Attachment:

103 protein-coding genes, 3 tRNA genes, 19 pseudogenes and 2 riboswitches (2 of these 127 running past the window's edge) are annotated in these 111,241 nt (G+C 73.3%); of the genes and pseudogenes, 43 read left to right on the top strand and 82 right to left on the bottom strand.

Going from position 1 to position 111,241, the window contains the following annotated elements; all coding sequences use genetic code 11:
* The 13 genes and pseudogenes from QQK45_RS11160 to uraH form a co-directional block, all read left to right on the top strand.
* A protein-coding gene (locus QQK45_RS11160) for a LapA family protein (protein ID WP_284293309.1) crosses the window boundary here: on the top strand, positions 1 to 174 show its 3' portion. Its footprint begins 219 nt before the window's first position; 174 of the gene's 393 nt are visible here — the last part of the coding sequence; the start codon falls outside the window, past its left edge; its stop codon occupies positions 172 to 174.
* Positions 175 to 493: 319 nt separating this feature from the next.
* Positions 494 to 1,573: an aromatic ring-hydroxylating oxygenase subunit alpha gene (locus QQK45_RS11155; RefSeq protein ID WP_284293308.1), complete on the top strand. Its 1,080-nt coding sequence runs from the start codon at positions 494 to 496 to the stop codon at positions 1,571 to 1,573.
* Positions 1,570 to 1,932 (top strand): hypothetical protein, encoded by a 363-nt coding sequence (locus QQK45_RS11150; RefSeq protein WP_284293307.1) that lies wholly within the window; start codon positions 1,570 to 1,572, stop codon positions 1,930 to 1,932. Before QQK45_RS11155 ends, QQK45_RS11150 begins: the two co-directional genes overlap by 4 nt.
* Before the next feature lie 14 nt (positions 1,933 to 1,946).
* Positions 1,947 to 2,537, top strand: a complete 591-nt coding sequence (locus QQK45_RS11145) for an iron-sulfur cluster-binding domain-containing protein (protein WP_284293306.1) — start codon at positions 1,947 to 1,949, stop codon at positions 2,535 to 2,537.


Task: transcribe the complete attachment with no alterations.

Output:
103 protein-coding genes, 3 tRNA genes, 19 pseudogenes and 2 riboswitches (2 of these 127 running past the window's edge) are annotated in these 111,241 nt (G+C 73.3%); of the genes and pseudogenes, 43 read left to right on the top strand and 82 right to left on the bottom strand.

Going from position 1 to position 111,241, the window contains the following annotated elements; all coding sequences use genetic code 11:
* The 13 genes and pseudogenes from QQK45_RS11160 to uraH form a co-directional block, all read left to right on the top strand.
* A protein-coding gene (locus QQK45_RS11160) for a LapA family protein (protein ID WP_284293309.1) crosses the window boundary here: on the top strand, positions 1 to 174 show its 3' portion. Its footprint begins 219 nt before the window's first position; 174 of the gene's 393 nt are visible here — the last part of the coding sequence; the start codon falls outside the window, past its left edge; its stop codon occupies positions 172 to 174.
* Positions 175 to 493: 319 nt separating this feature from the next.
* Positions 494 to 1,573: an aromatic ring-hydroxylating oxygenase subunit alpha gene (locus QQK45_RS11155; RefSeq protein ID WP_284293308.1), complete on the top strand. Its 1,080-nt coding sequence runs from the start codon at positions 494 to 496 to the stop codon at positions 1,571 to 1,573.
* Positions 1,570 to 1,932 (top strand): hypothetical protein, encoded by a 363-nt coding sequence (locus QQK45_RS11150; RefSeq protein WP_284293307.1) that lies wholly within the window; start codon positions 1,570 to 1,572, stop codon positions 1,930 to 1,932. Before QQK45_RS11155 ends, QQK45_RS11150 begins: the two co-directional genes overlap by 4 nt.
* Before the next feature lie 14 nt (positions 1,933 to 1,946).
* Positions 1,947 to 2,537, top strand: a complete 591-nt coding sequence (locus QQK45_RS11145) for an iron-sulfur cluster-binding domain-containing protein (protein WP_284293306.1) — start codon at positions 1,947 to 1,949, stop codon at positions 2,535 to 2,537.